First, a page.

How did Telemachus' notion of his father change from boyhood to manhood?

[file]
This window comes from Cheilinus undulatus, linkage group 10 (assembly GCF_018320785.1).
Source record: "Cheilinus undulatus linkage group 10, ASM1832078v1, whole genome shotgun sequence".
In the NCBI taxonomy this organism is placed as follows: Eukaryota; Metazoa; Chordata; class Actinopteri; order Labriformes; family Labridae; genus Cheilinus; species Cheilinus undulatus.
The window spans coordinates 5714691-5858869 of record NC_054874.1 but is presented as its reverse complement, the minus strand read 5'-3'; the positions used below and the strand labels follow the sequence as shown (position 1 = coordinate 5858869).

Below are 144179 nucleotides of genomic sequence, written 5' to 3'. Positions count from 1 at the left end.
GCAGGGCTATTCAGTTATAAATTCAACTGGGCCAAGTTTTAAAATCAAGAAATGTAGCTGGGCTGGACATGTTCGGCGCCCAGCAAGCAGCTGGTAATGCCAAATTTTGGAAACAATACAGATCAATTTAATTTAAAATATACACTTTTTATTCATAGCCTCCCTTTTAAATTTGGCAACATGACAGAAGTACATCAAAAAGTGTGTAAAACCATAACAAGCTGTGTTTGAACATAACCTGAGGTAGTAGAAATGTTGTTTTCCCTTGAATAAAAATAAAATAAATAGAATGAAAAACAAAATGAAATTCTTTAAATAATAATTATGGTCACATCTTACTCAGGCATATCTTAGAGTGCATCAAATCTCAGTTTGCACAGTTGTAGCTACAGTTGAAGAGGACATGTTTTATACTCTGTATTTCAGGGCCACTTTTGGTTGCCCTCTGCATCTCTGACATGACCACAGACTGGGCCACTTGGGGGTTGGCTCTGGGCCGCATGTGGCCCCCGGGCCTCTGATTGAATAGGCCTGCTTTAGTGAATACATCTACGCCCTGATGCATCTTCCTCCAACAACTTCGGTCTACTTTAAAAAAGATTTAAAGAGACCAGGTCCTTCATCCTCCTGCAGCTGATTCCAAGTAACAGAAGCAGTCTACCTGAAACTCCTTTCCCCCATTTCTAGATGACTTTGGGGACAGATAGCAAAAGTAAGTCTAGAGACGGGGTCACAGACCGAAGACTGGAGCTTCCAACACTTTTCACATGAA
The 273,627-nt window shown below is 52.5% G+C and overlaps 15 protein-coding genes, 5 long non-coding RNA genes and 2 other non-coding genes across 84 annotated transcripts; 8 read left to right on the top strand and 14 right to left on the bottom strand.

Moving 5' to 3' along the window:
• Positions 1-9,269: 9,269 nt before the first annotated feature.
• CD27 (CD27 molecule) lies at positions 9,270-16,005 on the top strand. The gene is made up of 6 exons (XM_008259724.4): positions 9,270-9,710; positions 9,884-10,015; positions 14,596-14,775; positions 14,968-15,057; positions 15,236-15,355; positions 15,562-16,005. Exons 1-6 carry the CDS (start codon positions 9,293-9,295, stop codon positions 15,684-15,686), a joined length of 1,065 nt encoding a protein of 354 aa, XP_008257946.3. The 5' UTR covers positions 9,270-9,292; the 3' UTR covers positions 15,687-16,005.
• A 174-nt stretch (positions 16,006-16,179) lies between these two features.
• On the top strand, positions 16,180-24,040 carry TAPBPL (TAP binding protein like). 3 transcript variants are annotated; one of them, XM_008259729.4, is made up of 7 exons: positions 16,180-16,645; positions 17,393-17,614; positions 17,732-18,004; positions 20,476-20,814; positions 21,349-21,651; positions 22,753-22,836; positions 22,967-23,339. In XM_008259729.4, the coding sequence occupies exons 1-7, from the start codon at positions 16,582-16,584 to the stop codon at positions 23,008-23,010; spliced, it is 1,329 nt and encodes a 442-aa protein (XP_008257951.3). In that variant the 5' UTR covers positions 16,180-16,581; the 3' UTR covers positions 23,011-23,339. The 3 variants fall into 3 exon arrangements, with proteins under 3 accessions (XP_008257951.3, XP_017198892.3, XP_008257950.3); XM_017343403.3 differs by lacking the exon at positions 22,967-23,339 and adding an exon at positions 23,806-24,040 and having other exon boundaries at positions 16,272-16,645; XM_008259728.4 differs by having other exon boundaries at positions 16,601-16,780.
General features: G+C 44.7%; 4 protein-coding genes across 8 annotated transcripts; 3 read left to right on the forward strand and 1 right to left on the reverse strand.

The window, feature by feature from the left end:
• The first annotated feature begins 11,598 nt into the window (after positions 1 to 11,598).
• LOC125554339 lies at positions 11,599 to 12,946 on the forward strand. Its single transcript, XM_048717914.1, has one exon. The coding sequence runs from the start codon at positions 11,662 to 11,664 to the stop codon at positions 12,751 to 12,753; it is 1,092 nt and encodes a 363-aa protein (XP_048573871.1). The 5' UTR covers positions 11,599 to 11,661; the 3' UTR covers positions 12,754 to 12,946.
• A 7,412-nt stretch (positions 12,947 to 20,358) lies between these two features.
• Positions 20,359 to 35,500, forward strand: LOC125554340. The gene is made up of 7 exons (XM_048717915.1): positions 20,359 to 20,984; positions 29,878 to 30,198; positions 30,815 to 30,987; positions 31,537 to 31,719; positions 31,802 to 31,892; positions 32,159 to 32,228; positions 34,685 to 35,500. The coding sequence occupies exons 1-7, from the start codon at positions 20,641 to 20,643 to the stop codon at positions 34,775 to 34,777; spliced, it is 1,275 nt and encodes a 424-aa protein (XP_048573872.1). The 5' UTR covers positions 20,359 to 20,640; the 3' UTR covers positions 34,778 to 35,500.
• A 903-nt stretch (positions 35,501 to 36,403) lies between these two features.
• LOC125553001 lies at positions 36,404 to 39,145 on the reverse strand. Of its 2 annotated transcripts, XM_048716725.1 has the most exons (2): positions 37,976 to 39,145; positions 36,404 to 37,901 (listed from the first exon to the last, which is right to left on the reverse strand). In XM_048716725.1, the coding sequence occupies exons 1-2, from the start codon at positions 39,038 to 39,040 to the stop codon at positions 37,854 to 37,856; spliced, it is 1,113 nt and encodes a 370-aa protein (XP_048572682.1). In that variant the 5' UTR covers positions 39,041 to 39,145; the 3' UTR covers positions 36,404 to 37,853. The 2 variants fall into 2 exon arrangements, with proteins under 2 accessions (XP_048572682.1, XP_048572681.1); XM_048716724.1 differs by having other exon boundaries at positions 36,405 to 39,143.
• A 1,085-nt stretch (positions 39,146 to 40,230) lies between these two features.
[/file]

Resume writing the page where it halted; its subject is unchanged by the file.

Prince Telemachus was just a baby when his father left to fight in the Trojan War; when he finally encounters his father again, he is twenty years old. From the time Telemachus was very small, he heard stories of his father's heroic qualities, and he was well aware that his father didn't leave to go find greener pastures, but was away fighting for an important cause. Odysseus was gone fighting for ten years, and it took him another decade to return. When he and Telemachus are finally together in an emotional reunion, it becomes apparent that the two will have a good relationship, as they work together to take back control of their household and save Penelope from the would-be suitors who have refused to leave. Homer ends the story with the family structure intact, for although Odysseus hasn't exactly been faithful to his wife, he did return to her and to his son, and the stage has been set for Telemachus to follow in his father's footsteps and become a great leader in his own right.